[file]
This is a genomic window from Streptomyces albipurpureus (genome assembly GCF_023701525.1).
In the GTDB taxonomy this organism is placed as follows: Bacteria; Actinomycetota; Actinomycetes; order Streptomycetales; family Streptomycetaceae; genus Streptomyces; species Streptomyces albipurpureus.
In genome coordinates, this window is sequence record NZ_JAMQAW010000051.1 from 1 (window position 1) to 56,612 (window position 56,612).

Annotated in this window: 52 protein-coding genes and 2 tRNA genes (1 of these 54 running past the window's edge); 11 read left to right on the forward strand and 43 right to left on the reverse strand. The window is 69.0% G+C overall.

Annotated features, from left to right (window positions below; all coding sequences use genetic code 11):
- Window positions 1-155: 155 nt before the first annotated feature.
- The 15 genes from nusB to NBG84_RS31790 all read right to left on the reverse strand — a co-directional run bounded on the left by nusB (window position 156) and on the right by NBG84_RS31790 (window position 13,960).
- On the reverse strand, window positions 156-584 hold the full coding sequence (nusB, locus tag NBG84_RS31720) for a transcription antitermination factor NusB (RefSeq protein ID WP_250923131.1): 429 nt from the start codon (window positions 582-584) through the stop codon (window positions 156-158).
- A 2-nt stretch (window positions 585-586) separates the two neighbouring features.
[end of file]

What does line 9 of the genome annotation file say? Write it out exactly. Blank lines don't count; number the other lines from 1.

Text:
- A 2-nt stretch (window positions 585-586) separates the two neighbouring features.